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by Hockey Manitoba  |  February 26, 2018 9:49 am

PYEONGCHANG, South Korea – A journey that officially began in July 2017 with the announcement of Hockey Canada’s coaching staff and management group has culminated with a podium performance as Canada’s Olympic Men’s Hockey Team wins bronze following a 6-4 win over the Czech Republic on Saturday.

It was Andrew Ebbett (Vernon, B.C./SC Bern, NLA) who opened the scoring on a power play at 8:57 in the first frame, and within 31 seconds, the score was 2-1 Canada, as captain Chris Kelly (Toronto/Belleville, AHL) tipped in a shot at 9:28 to pull ahead after Martin Ruzicka had tied things up for the Czechs.

Derek Roy (Rockland, Ont./Linköping HC, SHL) made it 3-1 for Canada before the end of the first period – a score that would hold until the opening minutes of the third frame, when the teams combined for six goals in a fast-paced flurry that kept fans on the edge of their seats. Ebbett and Kelly potted their second goals of the game, and Wojtek Wolski (Toronto/Metallurg Magnitogorsk, KHL) added the extra buffer, scoring Canada’s sixth and final goal of the game. [Full game stats and story available at]

“It’s extremely special. The way we came out and started this game after a disappointing loss last night, I thought it really showed the character of the group. We didn’t want [the semifinal loss] to be the defining moment for our hockey team. We’re a hard-working group,” said Kelly responding to reporters’ questions on what it means to bring home bronze. “We had so many great leaders on this team. I was able to play with great players and find spots tonight [to contribute]; it’s quite the group.”

In preliminary-round action, the Canadians posted a 2-0-1 record, winning their games against Switzerland and South Korea, and posting a shootout loss to the Czech Republic. Canada went on to win the quarterfinal over Finland by a score of 1-0, and they were edged 4-3 by Germany in the semifinal.

“You’ve got to give a lot of credit to the players. We talked about representing your country, we talked about being part of the medals for Canada. [Team Canada has] set a record, and we wanted to be part of that. It was [about] more than just us. They didn’t come over here just to march in the Opening Ceremony – they–wanted to do something special,” said head coach Willie Desjardins (Climax, Sask.) of the team’s performance to ensure they secured the bronze medal. Desjardins spoke of the inspiration the team drew from management group member Martin Brodeur’s story about his father’s Olympic bronze medal that hung on their wall growing up. Brodeur’s father, Denis, played in the 1956 Olympic Winter Games, backstopping Canada to a bronze medal in Cortina d’Ampezzo, Italy. “We talked about how special this one chance [is], and how last night didn’t go the way we wanted, but I think that’s how their whole career has gone. Some things don’t go the way they wanted, but they just don’t give up. I’m really proud of our guys because they battled tonight.”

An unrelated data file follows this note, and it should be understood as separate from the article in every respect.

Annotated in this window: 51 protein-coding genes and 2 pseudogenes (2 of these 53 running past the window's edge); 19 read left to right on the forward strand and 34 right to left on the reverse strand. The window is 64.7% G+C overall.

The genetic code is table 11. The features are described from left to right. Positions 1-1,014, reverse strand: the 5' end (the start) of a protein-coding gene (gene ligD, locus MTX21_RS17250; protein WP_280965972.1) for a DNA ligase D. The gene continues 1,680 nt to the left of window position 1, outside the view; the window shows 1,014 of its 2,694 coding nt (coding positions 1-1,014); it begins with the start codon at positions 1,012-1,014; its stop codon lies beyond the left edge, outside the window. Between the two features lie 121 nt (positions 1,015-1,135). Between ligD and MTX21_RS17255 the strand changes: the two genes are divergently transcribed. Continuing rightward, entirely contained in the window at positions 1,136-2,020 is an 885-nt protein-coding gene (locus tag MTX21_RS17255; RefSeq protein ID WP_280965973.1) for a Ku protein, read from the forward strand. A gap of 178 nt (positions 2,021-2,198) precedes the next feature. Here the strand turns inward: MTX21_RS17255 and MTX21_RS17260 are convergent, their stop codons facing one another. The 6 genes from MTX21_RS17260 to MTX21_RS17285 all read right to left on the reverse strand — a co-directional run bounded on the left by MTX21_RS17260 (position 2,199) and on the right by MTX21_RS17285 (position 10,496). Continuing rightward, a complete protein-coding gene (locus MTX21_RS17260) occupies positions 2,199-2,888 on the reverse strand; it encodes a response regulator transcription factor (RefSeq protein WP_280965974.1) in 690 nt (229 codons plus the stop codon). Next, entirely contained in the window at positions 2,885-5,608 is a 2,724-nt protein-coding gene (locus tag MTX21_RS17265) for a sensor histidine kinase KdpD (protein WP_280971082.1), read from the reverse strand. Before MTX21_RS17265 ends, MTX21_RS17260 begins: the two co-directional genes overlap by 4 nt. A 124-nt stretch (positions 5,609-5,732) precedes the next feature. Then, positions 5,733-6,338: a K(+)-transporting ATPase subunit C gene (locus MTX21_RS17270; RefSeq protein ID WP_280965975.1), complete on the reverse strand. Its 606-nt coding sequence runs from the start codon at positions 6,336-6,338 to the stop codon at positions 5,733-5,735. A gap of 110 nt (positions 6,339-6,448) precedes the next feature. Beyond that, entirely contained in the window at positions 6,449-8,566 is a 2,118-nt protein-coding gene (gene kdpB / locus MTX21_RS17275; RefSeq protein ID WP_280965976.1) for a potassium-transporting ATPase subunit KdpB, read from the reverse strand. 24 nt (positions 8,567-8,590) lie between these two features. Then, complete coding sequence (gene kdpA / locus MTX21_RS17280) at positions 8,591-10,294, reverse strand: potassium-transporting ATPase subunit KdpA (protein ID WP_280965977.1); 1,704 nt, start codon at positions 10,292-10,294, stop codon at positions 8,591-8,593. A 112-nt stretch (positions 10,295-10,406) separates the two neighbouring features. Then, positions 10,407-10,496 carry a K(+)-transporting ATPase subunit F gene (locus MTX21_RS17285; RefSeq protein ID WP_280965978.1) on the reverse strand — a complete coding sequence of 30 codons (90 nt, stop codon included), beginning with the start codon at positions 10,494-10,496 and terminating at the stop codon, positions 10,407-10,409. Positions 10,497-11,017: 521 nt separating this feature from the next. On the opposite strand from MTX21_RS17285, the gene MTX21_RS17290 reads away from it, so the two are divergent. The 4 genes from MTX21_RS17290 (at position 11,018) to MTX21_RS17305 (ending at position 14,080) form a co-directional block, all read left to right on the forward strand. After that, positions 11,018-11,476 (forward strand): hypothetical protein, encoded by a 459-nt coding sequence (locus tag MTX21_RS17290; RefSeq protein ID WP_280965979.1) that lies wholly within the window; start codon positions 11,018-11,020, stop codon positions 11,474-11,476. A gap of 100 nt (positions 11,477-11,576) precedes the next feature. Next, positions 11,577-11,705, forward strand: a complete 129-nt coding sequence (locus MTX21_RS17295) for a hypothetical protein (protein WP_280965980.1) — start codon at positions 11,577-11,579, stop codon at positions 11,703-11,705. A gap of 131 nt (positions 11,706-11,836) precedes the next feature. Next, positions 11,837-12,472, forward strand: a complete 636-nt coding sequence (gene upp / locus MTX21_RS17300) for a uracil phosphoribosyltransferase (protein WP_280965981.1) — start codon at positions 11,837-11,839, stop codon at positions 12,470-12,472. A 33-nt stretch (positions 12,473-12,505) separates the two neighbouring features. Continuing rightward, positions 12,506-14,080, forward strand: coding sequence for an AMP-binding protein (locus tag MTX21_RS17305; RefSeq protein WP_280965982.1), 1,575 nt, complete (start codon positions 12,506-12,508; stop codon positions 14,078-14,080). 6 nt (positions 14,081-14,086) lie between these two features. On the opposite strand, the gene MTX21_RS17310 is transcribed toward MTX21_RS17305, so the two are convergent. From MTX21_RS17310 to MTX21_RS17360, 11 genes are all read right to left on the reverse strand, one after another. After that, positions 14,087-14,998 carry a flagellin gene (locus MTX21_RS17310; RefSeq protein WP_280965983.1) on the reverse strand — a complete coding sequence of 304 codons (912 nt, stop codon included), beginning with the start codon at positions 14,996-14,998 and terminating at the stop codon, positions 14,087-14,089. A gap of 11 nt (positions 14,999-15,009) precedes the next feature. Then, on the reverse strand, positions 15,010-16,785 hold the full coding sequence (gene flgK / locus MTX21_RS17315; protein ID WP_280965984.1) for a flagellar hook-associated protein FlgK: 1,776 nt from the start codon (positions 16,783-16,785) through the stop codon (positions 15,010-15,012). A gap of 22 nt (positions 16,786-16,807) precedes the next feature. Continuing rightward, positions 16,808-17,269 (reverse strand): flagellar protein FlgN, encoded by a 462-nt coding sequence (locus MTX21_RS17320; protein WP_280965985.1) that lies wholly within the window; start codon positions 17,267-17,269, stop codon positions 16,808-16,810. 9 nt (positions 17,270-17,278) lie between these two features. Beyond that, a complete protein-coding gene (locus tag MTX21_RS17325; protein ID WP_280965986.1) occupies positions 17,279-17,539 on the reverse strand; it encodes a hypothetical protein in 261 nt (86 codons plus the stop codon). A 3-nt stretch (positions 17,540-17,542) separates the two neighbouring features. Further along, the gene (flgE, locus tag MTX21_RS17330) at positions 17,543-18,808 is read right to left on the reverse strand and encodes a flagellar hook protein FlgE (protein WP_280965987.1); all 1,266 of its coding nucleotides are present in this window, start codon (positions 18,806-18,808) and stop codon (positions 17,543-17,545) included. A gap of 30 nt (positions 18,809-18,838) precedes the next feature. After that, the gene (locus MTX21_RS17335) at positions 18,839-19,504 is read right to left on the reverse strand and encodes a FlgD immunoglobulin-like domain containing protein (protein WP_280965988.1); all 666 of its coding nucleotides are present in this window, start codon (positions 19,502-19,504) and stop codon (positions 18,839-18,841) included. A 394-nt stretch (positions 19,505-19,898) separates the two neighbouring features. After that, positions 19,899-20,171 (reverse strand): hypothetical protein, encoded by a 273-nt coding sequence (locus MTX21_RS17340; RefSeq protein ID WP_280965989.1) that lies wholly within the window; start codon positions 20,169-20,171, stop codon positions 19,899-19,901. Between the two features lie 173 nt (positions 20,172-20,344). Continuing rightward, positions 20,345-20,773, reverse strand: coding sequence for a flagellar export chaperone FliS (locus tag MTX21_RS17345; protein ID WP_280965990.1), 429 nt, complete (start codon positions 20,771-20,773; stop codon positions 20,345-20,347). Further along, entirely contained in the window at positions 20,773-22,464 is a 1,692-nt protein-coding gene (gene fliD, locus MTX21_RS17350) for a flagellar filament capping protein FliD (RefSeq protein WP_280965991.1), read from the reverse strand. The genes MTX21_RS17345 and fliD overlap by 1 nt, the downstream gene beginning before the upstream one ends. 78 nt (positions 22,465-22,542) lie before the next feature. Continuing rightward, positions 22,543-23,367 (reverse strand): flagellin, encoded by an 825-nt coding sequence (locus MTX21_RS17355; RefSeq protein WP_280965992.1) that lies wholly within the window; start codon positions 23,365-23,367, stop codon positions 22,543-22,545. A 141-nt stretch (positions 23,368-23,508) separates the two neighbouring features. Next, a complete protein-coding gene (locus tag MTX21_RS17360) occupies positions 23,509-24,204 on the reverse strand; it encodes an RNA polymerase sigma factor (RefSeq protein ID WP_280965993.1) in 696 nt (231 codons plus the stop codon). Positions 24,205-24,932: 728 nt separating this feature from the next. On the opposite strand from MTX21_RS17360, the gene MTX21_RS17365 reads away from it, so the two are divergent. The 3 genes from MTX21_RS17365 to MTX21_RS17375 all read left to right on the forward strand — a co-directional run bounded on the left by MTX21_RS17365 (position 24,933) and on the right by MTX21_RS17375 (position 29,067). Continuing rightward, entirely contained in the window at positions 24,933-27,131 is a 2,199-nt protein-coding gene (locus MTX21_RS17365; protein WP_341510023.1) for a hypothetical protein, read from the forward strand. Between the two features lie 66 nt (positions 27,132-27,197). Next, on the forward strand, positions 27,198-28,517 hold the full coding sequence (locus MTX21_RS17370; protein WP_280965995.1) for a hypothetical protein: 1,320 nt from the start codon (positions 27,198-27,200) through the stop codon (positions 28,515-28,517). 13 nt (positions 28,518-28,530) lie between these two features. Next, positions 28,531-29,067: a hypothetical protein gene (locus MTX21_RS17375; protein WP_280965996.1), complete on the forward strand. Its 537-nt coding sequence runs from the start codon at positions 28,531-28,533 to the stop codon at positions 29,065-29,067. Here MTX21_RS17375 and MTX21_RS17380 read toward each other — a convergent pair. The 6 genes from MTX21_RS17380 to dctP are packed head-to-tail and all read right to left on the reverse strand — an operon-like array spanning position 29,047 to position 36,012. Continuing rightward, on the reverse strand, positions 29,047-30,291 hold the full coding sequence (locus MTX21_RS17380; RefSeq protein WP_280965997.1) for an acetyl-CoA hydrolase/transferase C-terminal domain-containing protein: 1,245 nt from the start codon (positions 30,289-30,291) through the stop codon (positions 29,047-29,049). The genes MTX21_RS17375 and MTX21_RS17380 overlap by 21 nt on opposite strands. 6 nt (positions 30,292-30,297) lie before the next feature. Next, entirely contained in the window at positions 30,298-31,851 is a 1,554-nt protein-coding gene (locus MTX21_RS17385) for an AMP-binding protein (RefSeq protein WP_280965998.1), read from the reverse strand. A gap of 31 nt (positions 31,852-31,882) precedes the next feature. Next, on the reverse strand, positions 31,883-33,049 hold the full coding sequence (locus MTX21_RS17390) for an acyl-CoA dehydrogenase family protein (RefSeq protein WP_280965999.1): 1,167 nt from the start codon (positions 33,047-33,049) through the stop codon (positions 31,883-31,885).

On January 11, the 25 players selected to Canada’s Olympic Men’s Hockey Team were announced. The team gathered in Riga, Latvia, for its pre-competition camp, and blanked both Latvia and Belarus in pre-tournament action before travelling to South Korea where they won their final tune-up game against Sweden before beginning Olympic action.

The players were selected by Canada’s National Men’s Team general manager Sean Burke (Windsor, Ont./Montreal, NHL), management group member Brodeur (Montreal/St. Louis, NHL), Hockey Canada’s chief executive officer, Tom Renney (Cranbrook, B.C.), president and chief operating officer, Scott Smith (Bathurst, N.B.), and vice-president of hockey operations and national teams, Scott Salmond (Creston, B.C.), with input from the coaching staff – Desjardins and assistant coaches Dave King (Saskatoon, Sask.), Scott Walker (Cambridge, Ont./Vancouver, NHL), and Craig Woodcroft (Toronto/Genève-Servette HC, NLA).

For more information on Canada’s National Men’s Team, please visit, or follow through social media on Facebook, Twitter, and

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Nov 2, 2005